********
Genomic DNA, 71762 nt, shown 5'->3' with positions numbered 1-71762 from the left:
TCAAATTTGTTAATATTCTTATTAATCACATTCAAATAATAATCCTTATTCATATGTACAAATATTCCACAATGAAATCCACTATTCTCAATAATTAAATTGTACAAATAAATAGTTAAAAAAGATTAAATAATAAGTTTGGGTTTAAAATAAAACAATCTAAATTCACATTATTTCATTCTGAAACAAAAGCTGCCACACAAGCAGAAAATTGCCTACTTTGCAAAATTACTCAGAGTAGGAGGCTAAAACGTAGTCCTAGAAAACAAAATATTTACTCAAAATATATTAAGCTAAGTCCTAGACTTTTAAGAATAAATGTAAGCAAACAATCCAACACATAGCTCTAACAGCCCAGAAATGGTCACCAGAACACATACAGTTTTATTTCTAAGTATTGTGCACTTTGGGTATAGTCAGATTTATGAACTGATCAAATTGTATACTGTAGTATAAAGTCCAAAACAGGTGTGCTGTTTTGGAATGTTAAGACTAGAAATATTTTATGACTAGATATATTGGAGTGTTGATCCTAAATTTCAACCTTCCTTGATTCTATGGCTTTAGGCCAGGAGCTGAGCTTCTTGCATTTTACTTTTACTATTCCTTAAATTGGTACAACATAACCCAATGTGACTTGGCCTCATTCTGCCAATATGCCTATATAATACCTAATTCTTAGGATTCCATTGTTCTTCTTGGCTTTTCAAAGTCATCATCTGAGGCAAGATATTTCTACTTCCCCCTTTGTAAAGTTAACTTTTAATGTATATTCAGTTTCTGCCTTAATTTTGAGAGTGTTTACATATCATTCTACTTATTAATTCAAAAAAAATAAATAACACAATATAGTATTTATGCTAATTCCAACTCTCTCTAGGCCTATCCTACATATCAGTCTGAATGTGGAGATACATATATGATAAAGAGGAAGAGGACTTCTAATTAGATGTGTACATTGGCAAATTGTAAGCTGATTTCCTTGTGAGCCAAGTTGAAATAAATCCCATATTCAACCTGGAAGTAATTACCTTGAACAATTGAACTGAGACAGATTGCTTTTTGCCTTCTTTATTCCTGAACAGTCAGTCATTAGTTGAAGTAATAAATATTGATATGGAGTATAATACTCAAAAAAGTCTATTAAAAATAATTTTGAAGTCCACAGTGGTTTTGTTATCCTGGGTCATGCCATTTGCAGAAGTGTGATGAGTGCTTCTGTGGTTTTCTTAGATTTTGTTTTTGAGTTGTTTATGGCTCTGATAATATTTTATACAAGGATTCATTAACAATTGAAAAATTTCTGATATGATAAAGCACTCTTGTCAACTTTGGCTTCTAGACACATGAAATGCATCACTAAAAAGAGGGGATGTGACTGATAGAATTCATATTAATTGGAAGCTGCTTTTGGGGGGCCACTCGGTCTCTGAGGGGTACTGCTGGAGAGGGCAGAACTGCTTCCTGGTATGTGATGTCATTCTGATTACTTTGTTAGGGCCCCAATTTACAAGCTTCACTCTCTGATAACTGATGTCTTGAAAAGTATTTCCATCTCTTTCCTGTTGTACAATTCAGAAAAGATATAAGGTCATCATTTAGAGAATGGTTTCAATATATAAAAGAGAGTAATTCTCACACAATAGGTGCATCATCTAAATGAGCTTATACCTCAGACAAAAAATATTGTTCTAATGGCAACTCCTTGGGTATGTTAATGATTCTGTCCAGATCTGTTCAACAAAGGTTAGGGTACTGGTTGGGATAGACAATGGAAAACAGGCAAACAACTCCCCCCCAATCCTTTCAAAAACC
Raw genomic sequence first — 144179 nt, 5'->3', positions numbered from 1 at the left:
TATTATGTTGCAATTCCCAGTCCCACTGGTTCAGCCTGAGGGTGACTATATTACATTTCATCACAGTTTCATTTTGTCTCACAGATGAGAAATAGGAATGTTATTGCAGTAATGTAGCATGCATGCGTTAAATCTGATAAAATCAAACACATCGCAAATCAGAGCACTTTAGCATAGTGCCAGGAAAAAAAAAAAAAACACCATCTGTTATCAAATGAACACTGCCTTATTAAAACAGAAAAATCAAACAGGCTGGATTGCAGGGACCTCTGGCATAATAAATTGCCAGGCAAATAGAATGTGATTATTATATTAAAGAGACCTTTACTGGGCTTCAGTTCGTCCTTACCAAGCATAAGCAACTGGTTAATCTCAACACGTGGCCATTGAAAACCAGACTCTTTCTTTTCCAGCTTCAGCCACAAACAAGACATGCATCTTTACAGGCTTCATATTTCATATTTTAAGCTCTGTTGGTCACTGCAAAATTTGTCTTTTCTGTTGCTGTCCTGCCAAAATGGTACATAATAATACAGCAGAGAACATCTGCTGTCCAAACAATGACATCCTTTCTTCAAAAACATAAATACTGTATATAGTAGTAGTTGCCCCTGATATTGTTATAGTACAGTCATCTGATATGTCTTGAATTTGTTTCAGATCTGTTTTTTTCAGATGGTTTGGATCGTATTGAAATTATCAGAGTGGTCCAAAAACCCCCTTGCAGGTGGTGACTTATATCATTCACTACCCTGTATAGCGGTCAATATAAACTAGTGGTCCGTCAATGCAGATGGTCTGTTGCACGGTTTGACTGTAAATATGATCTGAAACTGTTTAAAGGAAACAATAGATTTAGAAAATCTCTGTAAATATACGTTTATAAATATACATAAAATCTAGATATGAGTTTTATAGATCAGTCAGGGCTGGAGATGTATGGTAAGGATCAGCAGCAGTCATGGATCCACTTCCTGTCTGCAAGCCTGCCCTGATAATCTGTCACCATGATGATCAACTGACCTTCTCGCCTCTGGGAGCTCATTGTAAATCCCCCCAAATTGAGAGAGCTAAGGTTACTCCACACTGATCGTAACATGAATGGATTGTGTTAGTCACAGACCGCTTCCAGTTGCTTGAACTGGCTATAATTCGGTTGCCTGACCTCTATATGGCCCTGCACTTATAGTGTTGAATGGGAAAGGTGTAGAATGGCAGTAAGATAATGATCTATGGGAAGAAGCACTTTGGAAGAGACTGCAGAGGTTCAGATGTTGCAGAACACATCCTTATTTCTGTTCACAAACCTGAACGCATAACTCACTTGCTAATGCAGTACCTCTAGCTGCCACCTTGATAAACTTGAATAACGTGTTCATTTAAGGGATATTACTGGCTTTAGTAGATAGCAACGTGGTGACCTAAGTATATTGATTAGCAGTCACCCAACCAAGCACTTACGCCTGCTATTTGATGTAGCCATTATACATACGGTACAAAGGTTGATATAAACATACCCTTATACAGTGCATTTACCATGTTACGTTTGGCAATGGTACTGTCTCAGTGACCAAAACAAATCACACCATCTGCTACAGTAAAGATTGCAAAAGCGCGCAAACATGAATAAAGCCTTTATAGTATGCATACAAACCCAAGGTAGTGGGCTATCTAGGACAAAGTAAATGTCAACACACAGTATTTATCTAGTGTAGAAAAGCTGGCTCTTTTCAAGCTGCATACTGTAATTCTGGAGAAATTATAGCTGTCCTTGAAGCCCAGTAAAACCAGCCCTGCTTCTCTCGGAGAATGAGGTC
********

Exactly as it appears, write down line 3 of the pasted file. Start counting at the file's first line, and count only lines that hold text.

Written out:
Raw genomic sequence first — 144179 nt, 5'->3', positions numbered from 1 at the left: